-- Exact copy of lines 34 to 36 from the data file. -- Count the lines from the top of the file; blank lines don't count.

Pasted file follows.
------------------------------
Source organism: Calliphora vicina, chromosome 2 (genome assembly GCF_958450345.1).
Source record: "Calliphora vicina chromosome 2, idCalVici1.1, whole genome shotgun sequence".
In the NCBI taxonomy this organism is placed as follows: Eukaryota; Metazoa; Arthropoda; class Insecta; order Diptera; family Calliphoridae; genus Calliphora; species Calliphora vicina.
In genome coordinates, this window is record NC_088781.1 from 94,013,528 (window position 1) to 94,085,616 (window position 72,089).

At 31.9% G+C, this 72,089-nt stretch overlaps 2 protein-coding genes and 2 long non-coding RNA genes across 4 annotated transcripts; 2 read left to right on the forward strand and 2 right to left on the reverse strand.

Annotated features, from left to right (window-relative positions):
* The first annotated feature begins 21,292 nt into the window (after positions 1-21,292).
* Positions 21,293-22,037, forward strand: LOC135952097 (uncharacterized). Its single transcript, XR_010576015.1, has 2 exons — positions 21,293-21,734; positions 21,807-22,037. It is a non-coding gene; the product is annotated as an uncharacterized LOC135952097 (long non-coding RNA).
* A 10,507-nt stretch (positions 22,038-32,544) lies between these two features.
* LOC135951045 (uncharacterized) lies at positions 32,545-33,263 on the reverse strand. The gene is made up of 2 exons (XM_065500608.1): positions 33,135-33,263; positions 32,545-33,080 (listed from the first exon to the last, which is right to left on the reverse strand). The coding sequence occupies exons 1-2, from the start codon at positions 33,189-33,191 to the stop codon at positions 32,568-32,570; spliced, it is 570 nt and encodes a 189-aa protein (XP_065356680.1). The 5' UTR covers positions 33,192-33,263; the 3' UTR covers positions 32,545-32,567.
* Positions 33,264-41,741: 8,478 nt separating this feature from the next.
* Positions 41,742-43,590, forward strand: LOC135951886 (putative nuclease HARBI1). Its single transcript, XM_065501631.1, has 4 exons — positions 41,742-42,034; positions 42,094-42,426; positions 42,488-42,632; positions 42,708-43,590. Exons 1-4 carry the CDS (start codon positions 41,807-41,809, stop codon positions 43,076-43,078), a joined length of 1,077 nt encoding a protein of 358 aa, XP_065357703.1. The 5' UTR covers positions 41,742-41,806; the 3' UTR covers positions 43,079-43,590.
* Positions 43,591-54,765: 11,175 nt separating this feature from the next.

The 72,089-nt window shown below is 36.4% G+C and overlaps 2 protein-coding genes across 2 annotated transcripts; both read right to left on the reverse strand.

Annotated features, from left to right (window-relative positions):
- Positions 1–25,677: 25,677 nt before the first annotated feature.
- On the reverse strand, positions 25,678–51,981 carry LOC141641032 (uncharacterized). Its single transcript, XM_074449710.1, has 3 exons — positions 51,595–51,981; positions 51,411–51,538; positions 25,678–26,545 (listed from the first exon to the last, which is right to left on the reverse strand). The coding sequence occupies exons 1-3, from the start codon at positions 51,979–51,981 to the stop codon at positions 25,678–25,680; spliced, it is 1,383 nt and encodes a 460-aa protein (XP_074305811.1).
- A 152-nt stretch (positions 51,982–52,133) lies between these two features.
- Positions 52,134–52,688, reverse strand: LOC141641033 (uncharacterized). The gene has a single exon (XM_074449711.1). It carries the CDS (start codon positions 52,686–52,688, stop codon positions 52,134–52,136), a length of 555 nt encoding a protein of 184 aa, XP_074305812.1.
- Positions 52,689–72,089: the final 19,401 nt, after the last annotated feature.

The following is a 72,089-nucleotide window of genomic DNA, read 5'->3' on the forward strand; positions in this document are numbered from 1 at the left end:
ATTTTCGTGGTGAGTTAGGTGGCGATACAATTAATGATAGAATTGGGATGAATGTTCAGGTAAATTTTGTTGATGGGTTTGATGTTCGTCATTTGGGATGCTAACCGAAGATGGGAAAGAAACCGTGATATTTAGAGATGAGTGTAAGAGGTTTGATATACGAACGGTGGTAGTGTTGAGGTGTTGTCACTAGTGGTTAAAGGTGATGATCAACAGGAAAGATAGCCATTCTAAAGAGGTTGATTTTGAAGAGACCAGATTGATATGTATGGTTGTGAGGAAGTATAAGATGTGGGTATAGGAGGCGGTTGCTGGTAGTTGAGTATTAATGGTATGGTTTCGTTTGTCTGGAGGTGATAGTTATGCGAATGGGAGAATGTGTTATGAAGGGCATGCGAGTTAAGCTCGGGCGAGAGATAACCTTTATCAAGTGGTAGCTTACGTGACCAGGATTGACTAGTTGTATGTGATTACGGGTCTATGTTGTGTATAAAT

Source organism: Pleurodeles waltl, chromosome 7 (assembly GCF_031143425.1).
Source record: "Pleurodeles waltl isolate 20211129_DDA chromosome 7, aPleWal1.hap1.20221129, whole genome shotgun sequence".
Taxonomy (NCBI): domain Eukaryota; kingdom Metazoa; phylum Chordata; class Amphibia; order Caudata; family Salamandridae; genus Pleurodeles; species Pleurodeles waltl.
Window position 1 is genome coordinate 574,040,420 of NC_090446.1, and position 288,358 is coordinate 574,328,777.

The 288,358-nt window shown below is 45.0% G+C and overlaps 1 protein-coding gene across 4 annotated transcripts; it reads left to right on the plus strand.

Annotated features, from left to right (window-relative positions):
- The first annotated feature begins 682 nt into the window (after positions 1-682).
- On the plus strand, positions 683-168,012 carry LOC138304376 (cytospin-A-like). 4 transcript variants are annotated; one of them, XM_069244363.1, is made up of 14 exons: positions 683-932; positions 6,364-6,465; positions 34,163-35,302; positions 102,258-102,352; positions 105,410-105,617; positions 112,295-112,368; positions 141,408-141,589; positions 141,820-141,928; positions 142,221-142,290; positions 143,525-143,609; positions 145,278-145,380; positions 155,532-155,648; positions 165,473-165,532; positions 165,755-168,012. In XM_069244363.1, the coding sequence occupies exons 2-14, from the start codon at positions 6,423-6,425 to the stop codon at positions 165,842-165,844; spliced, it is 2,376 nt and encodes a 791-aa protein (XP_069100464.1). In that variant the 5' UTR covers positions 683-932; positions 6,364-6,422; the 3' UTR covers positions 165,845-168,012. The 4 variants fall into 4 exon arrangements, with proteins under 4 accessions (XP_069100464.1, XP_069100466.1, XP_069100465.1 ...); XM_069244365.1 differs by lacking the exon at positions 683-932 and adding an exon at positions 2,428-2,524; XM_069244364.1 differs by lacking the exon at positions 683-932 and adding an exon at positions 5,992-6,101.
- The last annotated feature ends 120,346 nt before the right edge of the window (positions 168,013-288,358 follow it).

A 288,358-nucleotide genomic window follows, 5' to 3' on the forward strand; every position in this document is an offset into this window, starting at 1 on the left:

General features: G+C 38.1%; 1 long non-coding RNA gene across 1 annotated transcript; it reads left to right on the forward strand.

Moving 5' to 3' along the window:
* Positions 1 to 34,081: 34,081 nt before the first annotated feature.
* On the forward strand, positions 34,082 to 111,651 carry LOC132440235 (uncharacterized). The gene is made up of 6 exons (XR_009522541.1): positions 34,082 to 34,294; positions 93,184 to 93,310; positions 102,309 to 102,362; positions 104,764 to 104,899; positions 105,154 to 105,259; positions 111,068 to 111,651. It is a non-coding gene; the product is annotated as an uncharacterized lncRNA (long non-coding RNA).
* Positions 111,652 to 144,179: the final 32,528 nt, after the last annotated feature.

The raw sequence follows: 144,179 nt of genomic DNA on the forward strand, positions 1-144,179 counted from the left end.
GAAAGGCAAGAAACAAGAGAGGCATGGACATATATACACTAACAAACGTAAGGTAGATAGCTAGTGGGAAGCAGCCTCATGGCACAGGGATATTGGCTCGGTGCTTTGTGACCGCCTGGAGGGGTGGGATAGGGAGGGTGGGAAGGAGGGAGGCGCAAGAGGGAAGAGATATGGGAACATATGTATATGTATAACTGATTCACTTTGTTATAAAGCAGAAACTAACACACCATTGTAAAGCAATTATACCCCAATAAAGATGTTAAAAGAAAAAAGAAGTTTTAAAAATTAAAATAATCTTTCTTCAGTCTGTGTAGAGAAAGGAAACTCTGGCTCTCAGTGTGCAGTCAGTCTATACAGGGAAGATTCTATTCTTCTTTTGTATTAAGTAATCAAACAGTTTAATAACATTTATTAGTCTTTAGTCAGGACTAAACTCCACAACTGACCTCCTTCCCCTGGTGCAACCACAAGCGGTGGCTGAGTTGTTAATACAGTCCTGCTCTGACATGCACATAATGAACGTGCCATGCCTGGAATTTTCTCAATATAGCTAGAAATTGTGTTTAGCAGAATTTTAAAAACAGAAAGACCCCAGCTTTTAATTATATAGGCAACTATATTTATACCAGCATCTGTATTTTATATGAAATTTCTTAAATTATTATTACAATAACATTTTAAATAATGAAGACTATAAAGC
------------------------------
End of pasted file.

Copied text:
Moving 5' to 3' along the window:
* Positions 1 to 34,081: 34,081 nt before the first annotated feature.
* On the forward strand, positions 34,082 to 111,651 carry LOC132440235 (uncharacterized). The gene is made up of 6 exons (XR_009522541.1): positions 34,082 to 34,294; positions 93,184 to 93,310; positions 102,309 to 102,362; positions 104,764 to 104,899; positions 105,154 to 105,259; positions 111,068 to 111,651. It is a non-coding gene; the product is annotated as an uncharacterized lncRNA (long non-coding RNA).